Administration Releases New Fuel-Efficiency Rules For Heavy-Duty Vehicles

Date: August 17, 2016 Last Edit: August 18, 2016

EPA, DOT To Make Heavy-Duty Vehicles 25% More Fuel Efficient By 2027, But Vehicle Costs To Rise

The EPA and Transportation Department have issued new fuel efficiency rules designed to make vehicles 25% more fuel efficient in 2027 compared to 2018. PBS’ NewsHour reported that the regulations will reduce greenhouse gas emissions by over one billion tons, and save over $170 billion in fuel costs. The AP reports, “The Obama administration says it’s continuing to address global warming by adopting previously announced standards” to make those vehicles more fuel-efficient. The EPA and DOT say the standards will also “conserve tens of billions of gallons of oil.” Politico says the new standards “represent a major portion of Obama’s efforts to combat climate change. According to EPA, the combined efficiencies from the Obama vehicle rules would eliminate carbon dioxide equal the amount emitted by cars traveling 17.7 trillion miles, or running 2,145 coal plants for one year.” The Washington Post writes that the Obama Administration “previously has undertaken efforts to curb pollution from cars and light trucks, aircraft, power plants and air conditioning and refrigeration units,” and “unlike some past regulations, the new fuel-efficiency rules for medium- and heavy-duty vehicles have largely been embraced by the trucking industry as a way to cut fuel costs and bolster bottom lines.” However, some industry “skepticism remains.” American Truck Dealers said that while it has “yet to fully analyze the final rules, ‘dealers are concerned with the possibility that compliance will prove too complex or expensive for the market (dealer customers) to accept without disruption.’”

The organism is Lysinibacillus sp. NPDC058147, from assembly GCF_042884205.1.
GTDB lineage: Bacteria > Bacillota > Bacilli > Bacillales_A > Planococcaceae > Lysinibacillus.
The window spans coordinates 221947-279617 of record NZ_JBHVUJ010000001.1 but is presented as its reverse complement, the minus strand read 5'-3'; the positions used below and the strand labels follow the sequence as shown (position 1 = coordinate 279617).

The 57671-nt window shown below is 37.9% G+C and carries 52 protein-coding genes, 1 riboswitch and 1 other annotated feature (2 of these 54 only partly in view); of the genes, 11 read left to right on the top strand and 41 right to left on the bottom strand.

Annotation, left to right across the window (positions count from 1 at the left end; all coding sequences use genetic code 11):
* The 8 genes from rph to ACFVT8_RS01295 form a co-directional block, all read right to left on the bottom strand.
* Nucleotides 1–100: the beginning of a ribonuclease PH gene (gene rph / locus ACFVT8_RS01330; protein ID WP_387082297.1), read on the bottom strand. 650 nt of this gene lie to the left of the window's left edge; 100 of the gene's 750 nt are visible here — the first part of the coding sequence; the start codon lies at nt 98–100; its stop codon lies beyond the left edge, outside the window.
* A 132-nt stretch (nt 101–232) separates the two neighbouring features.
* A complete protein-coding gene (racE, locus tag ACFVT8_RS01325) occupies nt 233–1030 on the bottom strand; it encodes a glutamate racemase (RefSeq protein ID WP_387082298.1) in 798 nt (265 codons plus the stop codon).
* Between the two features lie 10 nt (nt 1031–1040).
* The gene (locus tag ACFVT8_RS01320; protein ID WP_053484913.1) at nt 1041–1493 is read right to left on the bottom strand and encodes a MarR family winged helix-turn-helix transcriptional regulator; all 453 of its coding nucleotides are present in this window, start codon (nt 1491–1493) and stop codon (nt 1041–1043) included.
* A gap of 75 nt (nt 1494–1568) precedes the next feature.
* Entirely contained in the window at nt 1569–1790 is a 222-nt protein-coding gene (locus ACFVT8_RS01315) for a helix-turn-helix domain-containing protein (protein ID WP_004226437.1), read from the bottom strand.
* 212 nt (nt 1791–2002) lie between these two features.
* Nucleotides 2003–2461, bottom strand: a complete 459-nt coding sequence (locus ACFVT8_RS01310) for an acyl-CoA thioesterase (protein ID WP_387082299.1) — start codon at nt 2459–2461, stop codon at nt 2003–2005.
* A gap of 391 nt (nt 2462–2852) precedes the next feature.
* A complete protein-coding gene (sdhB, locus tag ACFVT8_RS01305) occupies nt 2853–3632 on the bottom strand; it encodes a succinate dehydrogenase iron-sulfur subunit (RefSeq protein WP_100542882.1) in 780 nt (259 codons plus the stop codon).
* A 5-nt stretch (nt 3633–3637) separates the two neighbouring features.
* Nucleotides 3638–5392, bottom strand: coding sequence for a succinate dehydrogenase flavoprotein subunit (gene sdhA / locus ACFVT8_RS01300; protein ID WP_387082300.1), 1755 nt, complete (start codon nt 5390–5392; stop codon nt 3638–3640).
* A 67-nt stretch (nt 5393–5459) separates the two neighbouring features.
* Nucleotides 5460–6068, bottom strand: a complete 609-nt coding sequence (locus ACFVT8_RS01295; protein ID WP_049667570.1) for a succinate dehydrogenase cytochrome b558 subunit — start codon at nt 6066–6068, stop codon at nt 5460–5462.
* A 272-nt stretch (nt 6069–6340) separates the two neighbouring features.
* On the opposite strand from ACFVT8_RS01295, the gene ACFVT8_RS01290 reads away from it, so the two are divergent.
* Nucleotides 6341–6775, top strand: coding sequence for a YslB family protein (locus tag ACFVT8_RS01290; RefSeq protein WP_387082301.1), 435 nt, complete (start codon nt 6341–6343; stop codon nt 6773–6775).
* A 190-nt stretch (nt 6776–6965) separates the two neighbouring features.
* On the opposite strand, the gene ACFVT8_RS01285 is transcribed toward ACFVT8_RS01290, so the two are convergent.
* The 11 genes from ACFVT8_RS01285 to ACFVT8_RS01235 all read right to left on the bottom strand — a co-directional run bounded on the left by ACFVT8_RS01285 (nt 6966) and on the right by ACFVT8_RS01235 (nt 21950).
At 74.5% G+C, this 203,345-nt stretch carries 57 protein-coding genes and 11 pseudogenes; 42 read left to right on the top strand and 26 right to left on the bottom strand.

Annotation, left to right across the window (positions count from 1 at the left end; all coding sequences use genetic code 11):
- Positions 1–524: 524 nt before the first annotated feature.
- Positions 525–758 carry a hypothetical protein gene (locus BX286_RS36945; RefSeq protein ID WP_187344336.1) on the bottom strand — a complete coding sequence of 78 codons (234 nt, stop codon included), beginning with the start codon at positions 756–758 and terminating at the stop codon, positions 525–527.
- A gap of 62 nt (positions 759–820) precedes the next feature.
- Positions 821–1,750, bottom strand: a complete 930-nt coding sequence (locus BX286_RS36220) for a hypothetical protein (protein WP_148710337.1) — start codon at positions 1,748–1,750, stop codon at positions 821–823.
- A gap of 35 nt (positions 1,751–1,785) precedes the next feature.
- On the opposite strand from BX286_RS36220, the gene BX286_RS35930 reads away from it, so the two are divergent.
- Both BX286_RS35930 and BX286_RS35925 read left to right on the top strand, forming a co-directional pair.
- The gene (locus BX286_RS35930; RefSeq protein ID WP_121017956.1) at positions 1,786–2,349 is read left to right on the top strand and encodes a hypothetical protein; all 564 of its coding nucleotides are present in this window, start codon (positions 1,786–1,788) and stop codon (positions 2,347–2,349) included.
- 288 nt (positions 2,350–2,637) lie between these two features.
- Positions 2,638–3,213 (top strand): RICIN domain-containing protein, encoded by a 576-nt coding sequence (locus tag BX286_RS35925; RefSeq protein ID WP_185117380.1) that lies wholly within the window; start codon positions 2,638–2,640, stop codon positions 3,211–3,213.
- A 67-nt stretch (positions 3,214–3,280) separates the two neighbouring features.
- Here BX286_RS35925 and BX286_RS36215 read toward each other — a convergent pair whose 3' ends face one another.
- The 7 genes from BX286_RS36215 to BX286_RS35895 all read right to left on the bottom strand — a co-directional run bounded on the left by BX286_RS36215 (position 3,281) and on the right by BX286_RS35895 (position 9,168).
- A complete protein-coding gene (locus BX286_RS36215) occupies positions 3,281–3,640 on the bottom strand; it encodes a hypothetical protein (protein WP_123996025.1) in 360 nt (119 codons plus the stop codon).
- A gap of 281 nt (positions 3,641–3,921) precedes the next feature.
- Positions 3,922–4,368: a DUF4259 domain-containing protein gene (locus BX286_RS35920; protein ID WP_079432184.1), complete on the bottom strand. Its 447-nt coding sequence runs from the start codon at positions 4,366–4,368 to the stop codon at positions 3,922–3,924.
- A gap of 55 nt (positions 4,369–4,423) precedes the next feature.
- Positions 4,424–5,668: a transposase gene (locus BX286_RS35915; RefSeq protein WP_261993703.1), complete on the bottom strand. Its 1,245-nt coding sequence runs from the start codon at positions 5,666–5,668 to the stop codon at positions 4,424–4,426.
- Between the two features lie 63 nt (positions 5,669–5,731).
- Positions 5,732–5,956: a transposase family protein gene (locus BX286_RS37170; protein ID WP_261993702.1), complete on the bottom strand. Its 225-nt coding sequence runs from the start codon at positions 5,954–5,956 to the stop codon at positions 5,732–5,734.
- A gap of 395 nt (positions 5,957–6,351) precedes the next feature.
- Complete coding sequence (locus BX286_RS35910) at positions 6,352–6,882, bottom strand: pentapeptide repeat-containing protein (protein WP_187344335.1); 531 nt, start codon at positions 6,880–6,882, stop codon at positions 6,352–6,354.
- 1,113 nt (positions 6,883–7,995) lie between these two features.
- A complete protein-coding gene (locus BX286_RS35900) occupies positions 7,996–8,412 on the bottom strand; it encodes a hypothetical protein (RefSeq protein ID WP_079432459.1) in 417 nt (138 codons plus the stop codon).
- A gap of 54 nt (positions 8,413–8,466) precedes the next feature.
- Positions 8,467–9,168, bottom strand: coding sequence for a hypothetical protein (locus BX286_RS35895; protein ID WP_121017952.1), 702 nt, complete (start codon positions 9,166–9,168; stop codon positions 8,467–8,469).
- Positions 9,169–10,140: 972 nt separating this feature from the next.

What Happens Next

The emissions rules are designed to be phased in, with Detroit News reporting that the first phase “of the emission rules for trucks and buses built in 2014 through 2018 will reduce oil consumption by a projected 530 million barrels and greenhouse gas (GHG) pollution by approximately 270 million metric tons.”

What This Means For Small Businesses

Though there may be reductions in emissions due to the latest Obama Administration regulations, the question is, at what cost? Trucks reports that regulators “estimate that standards will add at least $6,400 to the cost of a semi-truck starting in the 2021 model year and as much $12,440 by the 2027 model year. The added expense of a work truck will start at about $1,110 and rise to as much as $2,700.” Small businesses that rely on heavy-duty vehicles will bear the brunt of these added costs, and may have to pass such costs on to consumers.

Additional Reading

Bloomberg BNA, the New York Times, and the Detroit Free Press also cover the new heavy-duty vehicle emissions regulations.

Note: this article is intended to keep small business owners up on the latest news. It does not necessarily represent the policy stances of NFIB.

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